Although the destruction of the building, one of Brittany's most valued historical monuments, was the most spectacular event, it distracted attention from the extreme violence of the demonstration that preceded it. Paving stones and metal objects, such as bolts, were thrown at riot police and some 70 people were hurt.

Officials said there had not been comparable violence in Rennes since the students' and workers' riots of 1968, which brought France to a halt. They criticised police chiefs for concentrating only on the security of the Prime Minister and allowing the protest to get out of hand. The incidents gave Mr Balladur his roughest taste of popular sentiment since he became Prime Minister last March.

Riding high in the opinion polls, he is tipped as the most likely successor to Francois Mitterrand in next year's presidential elections. A poll in this weekend's Le Figaro magazine still had Mr Balladur as the country's favourite politician, although he had dropped two points to 63 per cent.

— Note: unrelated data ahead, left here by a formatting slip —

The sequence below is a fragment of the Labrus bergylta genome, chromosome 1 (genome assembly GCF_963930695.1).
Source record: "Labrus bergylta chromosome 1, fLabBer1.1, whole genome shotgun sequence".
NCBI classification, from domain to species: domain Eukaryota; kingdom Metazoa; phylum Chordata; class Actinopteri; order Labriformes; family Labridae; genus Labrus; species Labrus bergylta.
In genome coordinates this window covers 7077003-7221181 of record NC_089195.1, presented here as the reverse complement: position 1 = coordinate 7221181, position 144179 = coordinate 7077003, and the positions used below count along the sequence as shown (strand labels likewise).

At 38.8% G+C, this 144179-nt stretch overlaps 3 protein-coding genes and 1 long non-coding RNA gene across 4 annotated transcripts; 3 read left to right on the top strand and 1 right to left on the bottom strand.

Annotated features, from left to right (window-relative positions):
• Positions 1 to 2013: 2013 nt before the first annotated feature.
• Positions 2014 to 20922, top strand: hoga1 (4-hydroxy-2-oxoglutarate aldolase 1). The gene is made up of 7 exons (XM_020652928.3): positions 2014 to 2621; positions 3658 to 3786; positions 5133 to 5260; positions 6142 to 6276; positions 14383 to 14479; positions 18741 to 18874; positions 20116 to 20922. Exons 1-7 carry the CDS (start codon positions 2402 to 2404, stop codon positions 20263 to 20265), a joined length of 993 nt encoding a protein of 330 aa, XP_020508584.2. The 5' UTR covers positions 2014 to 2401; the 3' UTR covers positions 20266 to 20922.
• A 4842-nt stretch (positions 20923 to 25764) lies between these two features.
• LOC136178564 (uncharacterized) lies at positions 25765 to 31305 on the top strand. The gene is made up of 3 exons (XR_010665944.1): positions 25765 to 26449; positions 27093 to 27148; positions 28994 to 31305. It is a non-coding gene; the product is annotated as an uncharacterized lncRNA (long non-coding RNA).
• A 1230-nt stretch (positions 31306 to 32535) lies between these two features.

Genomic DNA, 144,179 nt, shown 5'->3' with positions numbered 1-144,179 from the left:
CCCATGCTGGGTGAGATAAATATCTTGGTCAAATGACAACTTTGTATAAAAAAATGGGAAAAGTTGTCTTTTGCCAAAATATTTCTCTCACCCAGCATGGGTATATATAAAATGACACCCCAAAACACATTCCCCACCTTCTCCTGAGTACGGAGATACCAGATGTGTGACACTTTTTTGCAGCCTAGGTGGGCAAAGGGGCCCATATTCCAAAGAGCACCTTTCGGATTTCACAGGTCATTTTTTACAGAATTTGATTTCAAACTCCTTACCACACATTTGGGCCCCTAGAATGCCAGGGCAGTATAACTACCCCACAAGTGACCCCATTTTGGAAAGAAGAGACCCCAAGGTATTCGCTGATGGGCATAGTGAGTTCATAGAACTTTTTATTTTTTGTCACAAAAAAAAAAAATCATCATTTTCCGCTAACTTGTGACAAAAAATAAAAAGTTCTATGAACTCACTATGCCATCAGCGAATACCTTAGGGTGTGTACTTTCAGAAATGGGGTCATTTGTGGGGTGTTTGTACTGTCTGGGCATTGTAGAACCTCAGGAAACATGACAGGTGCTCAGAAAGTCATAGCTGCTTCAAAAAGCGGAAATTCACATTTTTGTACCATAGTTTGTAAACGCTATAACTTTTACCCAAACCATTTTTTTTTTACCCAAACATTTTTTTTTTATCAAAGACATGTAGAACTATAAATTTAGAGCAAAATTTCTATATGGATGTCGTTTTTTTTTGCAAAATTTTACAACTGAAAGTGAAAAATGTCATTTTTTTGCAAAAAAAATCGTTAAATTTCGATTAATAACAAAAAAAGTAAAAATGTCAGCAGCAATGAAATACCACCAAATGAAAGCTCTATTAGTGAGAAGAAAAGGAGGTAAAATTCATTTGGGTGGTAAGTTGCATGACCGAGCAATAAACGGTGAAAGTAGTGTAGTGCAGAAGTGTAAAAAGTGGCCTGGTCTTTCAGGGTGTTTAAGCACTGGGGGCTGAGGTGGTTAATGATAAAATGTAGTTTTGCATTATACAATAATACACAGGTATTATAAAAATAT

Results of three parliamentary by-elections due last night were expected to show a swing to the left but, given low turnouts and the massive swing to the right in the general election last March, these could not be considered evidence of a significant disillusionment with the government.

Start your day with The Independent, sign up for daily news emails
Latest stories from i100
Have you tried new the Independent Digital Edition apps?
Independent Dating

By clicking 'Search' you
are agreeing to our
Terms of Use.

iJobs Job Widget
iJobs General